Recognizing distinct signs when your relationship with food may be dysfunctional is an important factor in achieving a quality lifestyle. These five symptoms can help you deduce if you experience an unhealthy connection with food.
1. Preoccupation with Food
All of us have thoughts of food. But for some people, these thoughts lead to obsessions where their eating habits are completely driven by these thoughts as opposed to actual appetite. Appetite, or more specifically true hunger, is physically driven and resolves itself when you eat, as opposed to psychologically-driven cravings. Even after you’ve finished a meal, you may continue to think about food or feel compelled to keep eating (Clark, 2014).
2. Hiding Food
Eating becomes a more secretive event when a person doesn’t want others to know of their struggles. Feelings of shame may drive someone to stash food around their house or in their car where others won’t see them eat. Whether the embarrassment involves fear of overeating in public or partaking in foods that may be deemed “unhealthy,” the results are the same: shame and embarrassment from the basic act of eating.
3. Guilty Feelings After Eating
Every now and then, many of us will overeat or perhaps eat something we wish we didn’t and then regret it. But when these feelings begin to occur with more frequency and are coupled with an overwhelming sense of guilt or anger, the risk of damage to one’s self-esteem dramatically increases. Guilt can also drive other unhealthy activities such as chronic dieting or excessive exercise to work off that “last piece of cake.”
4. Eating During Times of Stress
This is probably one of the toughest issues because it’s such a common response. The connection between stress and food starts as soon as we’re born. As a baby, we cry and are soothed with a bottle. Later as a child, we were given small treats to help divert our attention from the pain when we were hurt. Early pairings of food as a response to stress can set the stage for similar behaviors as an adult dealing with more mature life stressors. Because stress is often a part of our daily life, this response can result in unwanted weight gain leading to other medical problems.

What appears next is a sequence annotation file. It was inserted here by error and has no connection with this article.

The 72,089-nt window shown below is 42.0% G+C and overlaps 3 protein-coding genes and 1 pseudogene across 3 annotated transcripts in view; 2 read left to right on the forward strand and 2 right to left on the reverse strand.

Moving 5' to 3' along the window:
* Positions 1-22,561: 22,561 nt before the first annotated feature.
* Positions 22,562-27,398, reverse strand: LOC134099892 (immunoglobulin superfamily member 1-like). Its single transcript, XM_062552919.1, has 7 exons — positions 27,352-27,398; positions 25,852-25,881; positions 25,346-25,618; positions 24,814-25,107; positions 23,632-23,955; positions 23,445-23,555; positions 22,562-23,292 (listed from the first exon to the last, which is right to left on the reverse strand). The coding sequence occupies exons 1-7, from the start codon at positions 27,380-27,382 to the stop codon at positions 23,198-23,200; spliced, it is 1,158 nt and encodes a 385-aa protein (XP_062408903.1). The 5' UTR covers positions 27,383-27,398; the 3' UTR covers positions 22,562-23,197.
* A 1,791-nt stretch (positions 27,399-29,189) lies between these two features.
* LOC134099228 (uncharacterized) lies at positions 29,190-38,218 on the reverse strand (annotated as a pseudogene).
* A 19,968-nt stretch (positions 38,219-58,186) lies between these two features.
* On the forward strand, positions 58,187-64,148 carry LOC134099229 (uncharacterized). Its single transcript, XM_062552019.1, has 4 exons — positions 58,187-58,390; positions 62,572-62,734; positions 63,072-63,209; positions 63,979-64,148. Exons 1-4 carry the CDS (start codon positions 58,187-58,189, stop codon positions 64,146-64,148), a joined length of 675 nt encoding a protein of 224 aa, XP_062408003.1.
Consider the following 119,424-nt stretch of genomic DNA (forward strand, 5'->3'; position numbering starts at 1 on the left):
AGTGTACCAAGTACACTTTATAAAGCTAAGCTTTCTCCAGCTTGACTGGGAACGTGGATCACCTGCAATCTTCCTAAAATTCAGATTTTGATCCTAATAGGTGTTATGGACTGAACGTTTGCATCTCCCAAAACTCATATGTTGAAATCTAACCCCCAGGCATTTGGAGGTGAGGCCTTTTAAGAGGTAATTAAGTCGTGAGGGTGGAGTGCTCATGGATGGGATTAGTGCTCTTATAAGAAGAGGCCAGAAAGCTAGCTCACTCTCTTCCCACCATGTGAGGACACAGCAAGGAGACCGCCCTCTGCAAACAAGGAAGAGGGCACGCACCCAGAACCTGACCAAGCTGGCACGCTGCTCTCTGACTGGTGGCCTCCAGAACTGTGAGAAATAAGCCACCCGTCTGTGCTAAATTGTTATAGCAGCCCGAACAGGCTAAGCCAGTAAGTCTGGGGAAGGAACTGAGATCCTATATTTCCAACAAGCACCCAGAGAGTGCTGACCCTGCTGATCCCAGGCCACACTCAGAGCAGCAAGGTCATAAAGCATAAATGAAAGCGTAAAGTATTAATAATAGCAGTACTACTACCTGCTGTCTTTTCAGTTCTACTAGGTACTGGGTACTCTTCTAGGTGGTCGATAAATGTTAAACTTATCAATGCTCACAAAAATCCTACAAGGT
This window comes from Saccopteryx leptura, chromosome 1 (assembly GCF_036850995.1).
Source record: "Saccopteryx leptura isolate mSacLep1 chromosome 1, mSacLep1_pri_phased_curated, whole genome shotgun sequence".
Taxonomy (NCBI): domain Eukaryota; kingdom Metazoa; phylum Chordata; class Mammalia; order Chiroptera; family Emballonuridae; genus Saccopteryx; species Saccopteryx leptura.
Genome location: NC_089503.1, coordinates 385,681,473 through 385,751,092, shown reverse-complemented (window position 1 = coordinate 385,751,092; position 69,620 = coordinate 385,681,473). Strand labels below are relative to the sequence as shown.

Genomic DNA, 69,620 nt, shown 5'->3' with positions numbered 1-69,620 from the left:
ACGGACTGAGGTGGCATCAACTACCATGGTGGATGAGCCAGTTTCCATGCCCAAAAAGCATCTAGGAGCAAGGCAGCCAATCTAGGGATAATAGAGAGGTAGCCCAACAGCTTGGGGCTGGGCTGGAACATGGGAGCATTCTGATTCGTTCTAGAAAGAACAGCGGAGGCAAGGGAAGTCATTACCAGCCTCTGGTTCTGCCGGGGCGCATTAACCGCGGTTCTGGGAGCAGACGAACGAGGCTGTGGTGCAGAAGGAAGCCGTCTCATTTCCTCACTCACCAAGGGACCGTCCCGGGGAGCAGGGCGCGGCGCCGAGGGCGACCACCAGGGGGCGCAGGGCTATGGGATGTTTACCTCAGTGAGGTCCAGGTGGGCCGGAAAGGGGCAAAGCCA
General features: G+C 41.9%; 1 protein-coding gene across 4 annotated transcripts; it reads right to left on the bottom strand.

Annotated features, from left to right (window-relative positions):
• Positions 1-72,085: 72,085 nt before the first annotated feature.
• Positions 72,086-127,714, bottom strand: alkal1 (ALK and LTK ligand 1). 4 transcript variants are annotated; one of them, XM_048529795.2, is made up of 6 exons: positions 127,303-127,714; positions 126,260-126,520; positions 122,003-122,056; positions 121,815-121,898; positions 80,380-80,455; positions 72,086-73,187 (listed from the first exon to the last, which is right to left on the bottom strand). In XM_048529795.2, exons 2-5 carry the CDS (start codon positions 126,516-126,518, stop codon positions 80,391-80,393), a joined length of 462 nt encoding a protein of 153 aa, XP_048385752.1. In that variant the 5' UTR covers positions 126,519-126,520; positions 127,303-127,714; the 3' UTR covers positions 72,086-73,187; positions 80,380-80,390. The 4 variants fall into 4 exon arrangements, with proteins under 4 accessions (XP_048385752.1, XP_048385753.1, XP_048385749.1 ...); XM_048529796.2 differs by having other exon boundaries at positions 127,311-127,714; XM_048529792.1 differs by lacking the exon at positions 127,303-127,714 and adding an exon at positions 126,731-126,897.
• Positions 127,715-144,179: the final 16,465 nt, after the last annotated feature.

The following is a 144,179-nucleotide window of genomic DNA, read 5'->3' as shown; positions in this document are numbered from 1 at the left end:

5. Extreme Dieting
Most people at some point in their life go on a diet for one reason or another. But when it becomes a frequent activity involving extreme practices such as eliminating entire food groups or consuming a dangerously low amount of calories, we put ourselves at risk for serious physical complications. The end result is feelings of deprivation that can trigger cravings for certain foods--usually resulting in unwanted or unplanned eating.
Much like social relationships, identifying when exactly our association with food becomes dysfunctional is never crystal clear, but can be defined as the point where it begins affecting other aspects of our daily life. The key may be to recognize feelings, emotions, and events that trigger behaviors early on and take positive steps toward enjoying a healthier relationship with food.